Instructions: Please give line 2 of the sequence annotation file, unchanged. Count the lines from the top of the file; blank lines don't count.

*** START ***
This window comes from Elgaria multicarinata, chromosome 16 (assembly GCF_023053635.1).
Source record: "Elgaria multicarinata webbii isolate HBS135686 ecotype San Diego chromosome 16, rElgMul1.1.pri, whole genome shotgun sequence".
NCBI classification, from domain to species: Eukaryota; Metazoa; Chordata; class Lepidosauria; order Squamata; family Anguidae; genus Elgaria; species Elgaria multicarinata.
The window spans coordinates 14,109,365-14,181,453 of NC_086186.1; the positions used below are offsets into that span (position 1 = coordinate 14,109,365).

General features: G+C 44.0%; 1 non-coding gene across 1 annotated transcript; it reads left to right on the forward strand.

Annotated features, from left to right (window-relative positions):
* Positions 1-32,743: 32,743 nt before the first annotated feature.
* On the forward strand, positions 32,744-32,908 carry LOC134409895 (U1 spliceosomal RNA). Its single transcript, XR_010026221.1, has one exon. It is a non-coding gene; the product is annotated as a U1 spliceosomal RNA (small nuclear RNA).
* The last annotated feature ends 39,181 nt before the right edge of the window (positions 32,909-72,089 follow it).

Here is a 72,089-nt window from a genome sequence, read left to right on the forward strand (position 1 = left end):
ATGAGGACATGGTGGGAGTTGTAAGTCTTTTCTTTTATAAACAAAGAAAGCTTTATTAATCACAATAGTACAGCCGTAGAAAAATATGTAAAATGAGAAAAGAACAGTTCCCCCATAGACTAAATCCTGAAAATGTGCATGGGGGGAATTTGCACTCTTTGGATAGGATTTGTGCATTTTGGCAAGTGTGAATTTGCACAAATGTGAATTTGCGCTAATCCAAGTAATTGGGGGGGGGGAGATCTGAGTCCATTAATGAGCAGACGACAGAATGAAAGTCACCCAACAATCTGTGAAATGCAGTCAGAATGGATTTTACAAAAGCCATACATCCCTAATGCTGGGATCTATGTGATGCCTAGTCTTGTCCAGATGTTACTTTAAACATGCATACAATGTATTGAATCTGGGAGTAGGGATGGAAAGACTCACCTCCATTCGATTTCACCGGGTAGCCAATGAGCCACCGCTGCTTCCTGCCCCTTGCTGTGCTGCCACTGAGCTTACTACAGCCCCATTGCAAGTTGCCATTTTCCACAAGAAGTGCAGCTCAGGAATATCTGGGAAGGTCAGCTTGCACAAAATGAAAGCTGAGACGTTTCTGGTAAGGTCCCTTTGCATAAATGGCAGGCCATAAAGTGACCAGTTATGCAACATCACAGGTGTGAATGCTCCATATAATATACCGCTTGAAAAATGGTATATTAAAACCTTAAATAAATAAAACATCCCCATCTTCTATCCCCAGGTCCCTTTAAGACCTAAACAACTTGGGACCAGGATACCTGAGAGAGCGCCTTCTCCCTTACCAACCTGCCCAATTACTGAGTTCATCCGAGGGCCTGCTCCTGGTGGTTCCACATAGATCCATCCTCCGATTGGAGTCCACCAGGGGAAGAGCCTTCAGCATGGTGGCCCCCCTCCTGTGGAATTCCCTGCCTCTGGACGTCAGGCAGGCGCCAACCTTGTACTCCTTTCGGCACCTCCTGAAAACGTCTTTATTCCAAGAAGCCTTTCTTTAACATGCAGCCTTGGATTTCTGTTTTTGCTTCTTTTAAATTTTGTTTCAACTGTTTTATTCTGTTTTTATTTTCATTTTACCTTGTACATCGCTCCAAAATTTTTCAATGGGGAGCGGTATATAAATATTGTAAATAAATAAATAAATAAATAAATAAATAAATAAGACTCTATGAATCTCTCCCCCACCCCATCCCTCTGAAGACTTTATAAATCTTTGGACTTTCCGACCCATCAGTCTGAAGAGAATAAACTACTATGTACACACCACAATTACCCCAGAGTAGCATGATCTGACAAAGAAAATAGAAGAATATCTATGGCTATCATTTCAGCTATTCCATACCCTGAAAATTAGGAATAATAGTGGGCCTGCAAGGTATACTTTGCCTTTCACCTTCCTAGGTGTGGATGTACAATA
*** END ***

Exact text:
Source record: "Elgaria multicarinata webbii isolate HBS135686 ecotype San Diego chromosome 16, rElgMul1.1.pri, whole genome shotgun sequence".